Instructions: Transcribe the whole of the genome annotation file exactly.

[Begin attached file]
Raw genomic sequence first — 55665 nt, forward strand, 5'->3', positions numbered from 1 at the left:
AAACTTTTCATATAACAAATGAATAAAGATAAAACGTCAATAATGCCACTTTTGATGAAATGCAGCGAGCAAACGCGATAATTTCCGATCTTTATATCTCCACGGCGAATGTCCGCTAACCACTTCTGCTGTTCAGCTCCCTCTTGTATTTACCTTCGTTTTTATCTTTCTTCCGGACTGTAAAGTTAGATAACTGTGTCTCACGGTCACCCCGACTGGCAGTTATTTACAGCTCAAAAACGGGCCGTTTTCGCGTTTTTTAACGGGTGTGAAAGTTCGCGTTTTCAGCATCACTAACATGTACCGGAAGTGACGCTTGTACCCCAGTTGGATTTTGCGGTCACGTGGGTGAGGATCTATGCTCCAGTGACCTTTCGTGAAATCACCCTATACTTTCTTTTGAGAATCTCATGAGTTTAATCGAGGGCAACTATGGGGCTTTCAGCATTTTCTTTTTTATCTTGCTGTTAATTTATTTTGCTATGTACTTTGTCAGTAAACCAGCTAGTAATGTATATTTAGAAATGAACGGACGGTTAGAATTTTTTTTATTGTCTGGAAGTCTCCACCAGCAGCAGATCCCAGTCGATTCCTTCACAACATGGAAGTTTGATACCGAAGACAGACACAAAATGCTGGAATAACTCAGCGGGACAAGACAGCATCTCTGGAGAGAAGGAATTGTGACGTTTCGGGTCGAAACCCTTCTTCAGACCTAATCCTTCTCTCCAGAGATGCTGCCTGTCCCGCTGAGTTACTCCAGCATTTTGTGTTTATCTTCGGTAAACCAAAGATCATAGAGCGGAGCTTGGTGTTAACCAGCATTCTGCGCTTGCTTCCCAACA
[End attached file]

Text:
Raw genomic sequence first — 55665 nt, forward strand, 5'->3', positions numbered from 1 at the left:
AAACTTTTCATATAACAAATGAATAAAGATAAAACGTCAATAATGCCACTTTTGATGAAATGCAGCGAGCAAACGCGATAATTTCCGATCTTTATATCTCCACGGCGAATGTCCGCTAACCACTTCTGCTGTTCAGCTCCCTCTTGTATTTACCTTCGTTTTTATCTTTCTTCCGGACTGTAAAGTTAGATAACTGTGTCTCACGGTCACCCCGACTGGCAGTTATTTACAGCTCAAAAACGGGCCGTTTTCGCGTTTTTTAACGGGTGTGAAAGTTCGCGTTTTCAGCATCACTAACATGTACCGGAAGTGACGCTTGTACCCCAGTTGGATTTTGCGGTCACGTGGGTGAGGATCTATGCTCCAGTGACCTTTCGTGAAATCACCCTATACTTTCTTTTGAGAATCTCATGAGTTTAATCGAGGGCAACTATGGGGCTTTCAGCATTTTCTTTTTTATCTTGCTGTTAATTTATTTTGCTATGTACTTTGTCAGTAAACCAGCTAGTAATGTATATTTAGAAATGAACGGACGGTTAGAATTTTTTTTATTGTCTGGAAGTCTCCACCAGCAGCAGATCCCAGTCGATTCCTTCACAACATGGAAGTTTGATACCGAAGACAGACACAAAATGCTGGAATAACTCAGCGGGACAAGACAGCATCTCTGGAGAGAAGGAATTGTGACGTTTCGGGTCGAAACCCTTCTTCAGACCTAATCCTTCTCTCCAGAGATGCTGCCTGTCCCGCTGAGTTACTCCAGCATTTTGTGTTTATCTTCGGTAAACCAAAGATCATAGAGCGGAGCTTGGTGTTAACCAGCATTCTGCGCTTGCTTCCCAACA